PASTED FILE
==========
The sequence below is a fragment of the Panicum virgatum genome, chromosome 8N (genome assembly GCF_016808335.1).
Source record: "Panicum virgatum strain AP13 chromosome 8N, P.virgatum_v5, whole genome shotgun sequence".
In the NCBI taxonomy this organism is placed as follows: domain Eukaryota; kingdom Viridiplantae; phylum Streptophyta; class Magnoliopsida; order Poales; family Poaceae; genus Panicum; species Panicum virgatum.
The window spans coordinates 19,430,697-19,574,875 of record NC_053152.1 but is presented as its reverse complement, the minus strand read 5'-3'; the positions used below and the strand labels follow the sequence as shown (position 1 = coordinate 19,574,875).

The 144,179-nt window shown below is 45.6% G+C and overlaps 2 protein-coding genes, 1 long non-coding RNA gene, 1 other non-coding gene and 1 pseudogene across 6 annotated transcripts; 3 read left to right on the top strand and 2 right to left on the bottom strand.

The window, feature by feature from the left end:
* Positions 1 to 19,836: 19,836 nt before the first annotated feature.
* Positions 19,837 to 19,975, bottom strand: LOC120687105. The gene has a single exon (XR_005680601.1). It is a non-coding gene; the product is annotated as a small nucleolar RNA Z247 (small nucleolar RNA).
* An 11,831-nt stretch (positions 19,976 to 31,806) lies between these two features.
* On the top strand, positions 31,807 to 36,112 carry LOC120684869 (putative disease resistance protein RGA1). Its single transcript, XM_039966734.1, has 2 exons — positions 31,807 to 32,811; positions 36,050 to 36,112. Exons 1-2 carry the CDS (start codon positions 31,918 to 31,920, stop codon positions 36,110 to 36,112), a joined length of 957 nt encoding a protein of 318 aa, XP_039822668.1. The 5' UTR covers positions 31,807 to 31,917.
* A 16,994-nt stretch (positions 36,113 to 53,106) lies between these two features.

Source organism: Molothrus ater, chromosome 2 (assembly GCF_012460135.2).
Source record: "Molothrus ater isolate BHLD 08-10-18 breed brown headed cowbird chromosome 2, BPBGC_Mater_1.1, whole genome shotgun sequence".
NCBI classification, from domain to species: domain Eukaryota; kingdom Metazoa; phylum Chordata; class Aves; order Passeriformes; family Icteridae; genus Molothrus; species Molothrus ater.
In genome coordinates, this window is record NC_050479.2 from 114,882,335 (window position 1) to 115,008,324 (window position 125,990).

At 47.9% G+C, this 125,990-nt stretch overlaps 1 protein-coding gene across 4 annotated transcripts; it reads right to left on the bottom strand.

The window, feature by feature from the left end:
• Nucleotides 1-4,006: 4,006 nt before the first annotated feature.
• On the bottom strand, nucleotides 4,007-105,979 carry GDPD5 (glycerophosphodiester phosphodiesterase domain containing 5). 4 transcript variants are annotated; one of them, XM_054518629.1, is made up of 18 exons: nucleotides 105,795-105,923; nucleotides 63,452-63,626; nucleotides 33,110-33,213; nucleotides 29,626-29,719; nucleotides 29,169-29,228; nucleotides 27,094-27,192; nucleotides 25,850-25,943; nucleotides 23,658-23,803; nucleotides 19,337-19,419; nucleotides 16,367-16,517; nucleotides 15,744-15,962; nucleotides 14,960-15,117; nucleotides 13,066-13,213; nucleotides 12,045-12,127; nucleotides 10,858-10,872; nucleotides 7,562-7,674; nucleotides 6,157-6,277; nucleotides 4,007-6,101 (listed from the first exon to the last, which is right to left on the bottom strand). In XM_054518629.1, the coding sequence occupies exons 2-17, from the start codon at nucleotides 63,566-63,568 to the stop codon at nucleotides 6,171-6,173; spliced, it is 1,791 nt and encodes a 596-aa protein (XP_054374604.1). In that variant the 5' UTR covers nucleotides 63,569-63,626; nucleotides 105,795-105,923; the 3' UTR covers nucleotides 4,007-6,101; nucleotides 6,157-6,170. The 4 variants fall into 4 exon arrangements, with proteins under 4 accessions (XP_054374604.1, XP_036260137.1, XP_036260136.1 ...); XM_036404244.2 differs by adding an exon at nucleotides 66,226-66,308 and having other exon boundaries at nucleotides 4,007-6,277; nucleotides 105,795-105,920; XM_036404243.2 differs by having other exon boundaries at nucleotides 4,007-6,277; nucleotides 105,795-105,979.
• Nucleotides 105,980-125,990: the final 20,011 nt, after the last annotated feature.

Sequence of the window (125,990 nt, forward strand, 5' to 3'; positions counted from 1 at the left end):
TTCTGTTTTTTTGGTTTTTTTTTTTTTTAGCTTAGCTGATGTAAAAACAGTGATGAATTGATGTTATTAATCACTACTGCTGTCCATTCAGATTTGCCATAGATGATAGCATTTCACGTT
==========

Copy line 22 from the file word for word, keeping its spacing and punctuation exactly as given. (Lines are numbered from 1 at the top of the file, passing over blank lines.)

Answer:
TTCTGTTTTTTTGGTTTTTTTTTTTTTTAGCTTAGCTGATGTAAAAACAGTGATGAATTGATGTTATTAATCACTACTGCTGTCCATTCAGATTTGCCATAGATGATAGCATTTCACGTT